Thursday, 4 February 2016

The Great Havana Clean-Up

     Cuba has had the bad luck to have suffered from oppressive governments for most of its history (it still does), but at least there were times when something positive was done - like when the U.S. was in charge. As you are no doubt aware, the Spanish-American War began with the U.S. intervening on Cuba's behalf during its war of independence. The result was that the country got its independence, but only after being taken care of by Uncle Sam from January 1899 to May 1902. And when Major William Black arrived as head of the U.S. Army Engineer Corps, he must have felt the same way Hercules did when presented with the Augean stables.
     Havana, he was well aware, was a cesspit of disease. In the eleven years from 1899 to 1899 inclusive, an average of 400 people died of yellow fever every year. The highest toll was 1,262 in 1896, the lowest 101 in 1899. Yes, this was just before mosquitoes were identified as the true vector of the disease, but he also knew that dirt and health cannot co-exist, and Havana suffered from an oversupply of the former. Decades of filth had accumulated in the courtyards, and even the cellars and closets of private homes.
     Fortunately, there was a precedent for city wide cleansing, for New York had also once been a filthy city. The active ingredient was "electrozone", or fresh water obtained from sea water by electrolysis. It came in two solutions: a strong one with a disinfectant and a weaker one containing a deodorant. A vast team of hired Cubans under the command of the U.S. Army went through the city washing the streets, using 33,000 gallons in a day.
     Not only were the streets purified, but also the houses along the sides. It made no difference whether the inhabitants welcomed the invasion or not, or whether their social status was high or low. By the time the team had finished, the building had been done over from cellar to ceiling, the floors washed with electrozone, and the walls with mercury bichloride(!). By the end of the second year, every house had been cleaned at least once.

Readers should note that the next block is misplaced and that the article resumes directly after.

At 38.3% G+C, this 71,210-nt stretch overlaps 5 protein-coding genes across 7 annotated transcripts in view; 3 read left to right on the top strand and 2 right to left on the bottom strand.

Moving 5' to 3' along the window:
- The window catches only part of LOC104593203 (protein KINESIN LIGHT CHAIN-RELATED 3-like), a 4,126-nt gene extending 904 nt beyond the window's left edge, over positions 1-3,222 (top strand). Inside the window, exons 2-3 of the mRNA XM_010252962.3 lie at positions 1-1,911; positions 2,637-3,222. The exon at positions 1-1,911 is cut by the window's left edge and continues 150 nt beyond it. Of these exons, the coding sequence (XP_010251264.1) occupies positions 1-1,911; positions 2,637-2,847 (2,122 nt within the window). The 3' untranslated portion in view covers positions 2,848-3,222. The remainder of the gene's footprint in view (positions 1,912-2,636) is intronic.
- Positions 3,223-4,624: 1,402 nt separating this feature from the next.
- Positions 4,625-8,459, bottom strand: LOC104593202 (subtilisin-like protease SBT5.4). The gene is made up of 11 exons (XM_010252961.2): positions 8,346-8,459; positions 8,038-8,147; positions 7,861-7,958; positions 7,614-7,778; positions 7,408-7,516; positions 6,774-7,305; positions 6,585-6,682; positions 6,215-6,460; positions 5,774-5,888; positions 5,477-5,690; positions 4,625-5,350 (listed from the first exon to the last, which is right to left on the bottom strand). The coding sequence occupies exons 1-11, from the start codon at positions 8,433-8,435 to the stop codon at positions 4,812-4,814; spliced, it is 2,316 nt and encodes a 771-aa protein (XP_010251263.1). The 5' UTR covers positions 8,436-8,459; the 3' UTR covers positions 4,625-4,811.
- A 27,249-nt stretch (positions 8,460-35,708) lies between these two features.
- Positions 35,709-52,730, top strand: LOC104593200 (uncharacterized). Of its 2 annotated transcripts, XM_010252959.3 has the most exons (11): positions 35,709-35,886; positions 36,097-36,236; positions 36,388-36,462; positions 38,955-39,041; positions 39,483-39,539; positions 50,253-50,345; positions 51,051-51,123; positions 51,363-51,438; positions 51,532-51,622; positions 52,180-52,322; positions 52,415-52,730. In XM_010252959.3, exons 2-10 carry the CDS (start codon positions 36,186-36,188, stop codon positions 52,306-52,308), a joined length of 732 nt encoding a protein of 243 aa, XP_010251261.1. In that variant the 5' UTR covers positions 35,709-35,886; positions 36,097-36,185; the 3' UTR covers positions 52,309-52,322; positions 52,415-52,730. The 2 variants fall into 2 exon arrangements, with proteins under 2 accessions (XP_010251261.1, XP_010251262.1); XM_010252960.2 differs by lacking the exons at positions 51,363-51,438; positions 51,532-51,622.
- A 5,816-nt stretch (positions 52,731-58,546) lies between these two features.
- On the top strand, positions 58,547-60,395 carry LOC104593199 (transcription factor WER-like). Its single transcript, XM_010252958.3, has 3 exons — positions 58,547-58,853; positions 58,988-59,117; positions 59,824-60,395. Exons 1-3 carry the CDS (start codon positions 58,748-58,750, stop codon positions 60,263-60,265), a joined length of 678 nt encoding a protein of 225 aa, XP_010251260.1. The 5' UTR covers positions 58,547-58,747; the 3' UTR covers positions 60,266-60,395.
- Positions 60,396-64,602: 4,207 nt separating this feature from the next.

The hospital occupied two city blocks, and two thirds of the patients died inside. Outside, the soldiers used to hold their breath as they walked past. The team not only cleaned it from top to bottom, but treated the walls with several thick coats of whitewash. The top floor was converted into a school for 700 children, the basement into a warehouse, and a gymnasium was added. I don't know what happened to the patients.
     As for Colon Park, here are the before and after photos. Whereas once it was a mugger's paradise, it became a promenade for nurses and children.
     Now for the really nasty stuff. The sewers had remained untouched since their construction, and were now choked with refuse. The squad went deep underground, cleaning and repairing every foot of them. So thorough was the sanitation protocol that not a single member was taken sick.
     As for yellow fever: in 1901 only five fatalities occurred. But it is not easy to establish a direct link with the clean-up, although I suspect a lot of other disreputable diseases found it more difficult to spread.

Reference:  Anon: 'American progress in Habana', National Geographic, March 1902, pp 97-108

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